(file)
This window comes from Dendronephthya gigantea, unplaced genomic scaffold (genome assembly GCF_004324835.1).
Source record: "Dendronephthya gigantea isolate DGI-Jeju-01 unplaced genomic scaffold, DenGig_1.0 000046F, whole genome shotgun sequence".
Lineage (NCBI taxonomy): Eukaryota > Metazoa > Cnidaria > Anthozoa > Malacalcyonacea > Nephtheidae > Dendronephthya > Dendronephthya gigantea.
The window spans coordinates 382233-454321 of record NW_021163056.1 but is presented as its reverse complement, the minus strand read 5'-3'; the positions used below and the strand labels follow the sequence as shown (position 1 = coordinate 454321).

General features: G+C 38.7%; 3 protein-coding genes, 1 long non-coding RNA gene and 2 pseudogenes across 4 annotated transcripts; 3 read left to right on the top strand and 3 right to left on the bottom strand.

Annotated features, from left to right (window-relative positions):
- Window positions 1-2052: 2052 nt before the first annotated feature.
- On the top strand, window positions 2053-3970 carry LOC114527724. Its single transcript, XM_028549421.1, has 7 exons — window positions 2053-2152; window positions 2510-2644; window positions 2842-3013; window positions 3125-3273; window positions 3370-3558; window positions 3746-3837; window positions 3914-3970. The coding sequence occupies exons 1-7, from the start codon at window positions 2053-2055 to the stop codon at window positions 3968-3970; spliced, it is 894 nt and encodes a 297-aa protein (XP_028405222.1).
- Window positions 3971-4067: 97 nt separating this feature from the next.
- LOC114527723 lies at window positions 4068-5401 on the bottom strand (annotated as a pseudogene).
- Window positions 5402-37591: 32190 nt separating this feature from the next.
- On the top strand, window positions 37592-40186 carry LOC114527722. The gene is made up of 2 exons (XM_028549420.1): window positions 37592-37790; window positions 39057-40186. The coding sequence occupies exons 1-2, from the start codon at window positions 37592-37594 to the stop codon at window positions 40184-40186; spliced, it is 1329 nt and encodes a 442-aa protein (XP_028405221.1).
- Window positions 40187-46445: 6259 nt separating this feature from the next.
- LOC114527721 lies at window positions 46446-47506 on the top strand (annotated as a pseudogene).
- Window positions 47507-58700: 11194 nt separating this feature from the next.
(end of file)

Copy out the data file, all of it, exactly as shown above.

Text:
This window comes from Dendronephthya gigantea, unplaced genomic scaffold (genome assembly GCF_004324835.1).
Source record: "Dendronephthya gigantea isolate DGI-Jeju-01 unplaced genomic scaffold, DenGig_1.0 000046F, whole genome shotgun sequence".
Lineage (NCBI taxonomy): Eukaryota > Metazoa > Cnidaria > Anthozoa > Malacalcyonacea > Nephtheidae > Dendronephthya > Dendronephthya gigantea.
The window spans coordinates 382233-454321 of record NW_021163056.1 but is presented as its reverse complement, the minus strand read 5'-3'; the positions used below and the strand labels follow the sequence as shown (position 1 = coordinate 454321).

General features: G+C 38.7%; 3 protein-coding genes, 1 long non-coding RNA gene and 2 pseudogenes across 4 annotated transcripts; 3 read left to right on the top strand and 3 right to left on the bottom strand.

Annotated features, from left to right (window-relative positions):
- Window positions 1-2052: 2052 nt before the first annotated feature.
- On the top strand, window positions 2053-3970 carry LOC114527724. Its single transcript, XM_028549421.1, has 7 exons — window positions 2053-2152; window positions 2510-2644; window positions 2842-3013; window positions 3125-3273; window positions 3370-3558; window positions 3746-3837; window positions 3914-3970. The coding sequence occupies exons 1-7, from the start codon at window positions 2053-2055 to the stop codon at window positions 3968-3970; spliced, it is 894 nt and encodes a 297-aa protein (XP_028405222.1).
- Window positions 3971-4067: 97 nt separating this feature from the next.
- LOC114527723 lies at window positions 4068-5401 on the bottom strand (annotated as a pseudogene).
- Window positions 5402-37591: 32190 nt separating this feature from the next.
- On the top strand, window positions 37592-40186 carry LOC114527722. The gene is made up of 2 exons (XM_028549420.1): window positions 37592-37790; window positions 39057-40186. The coding sequence occupies exons 1-2, from the start codon at window positions 37592-37594 to the stop codon at window positions 40184-40186; spliced, it is 1329 nt and encodes a 442-aa protein (XP_028405221.1).
- Window positions 40187-46445: 6259 nt separating this feature from the next.
- LOC114527721 lies at window positions 46446-47506 on the top strand (annotated as a pseudogene).
- Window positions 47507-58700: 11194 nt separating this feature from the next.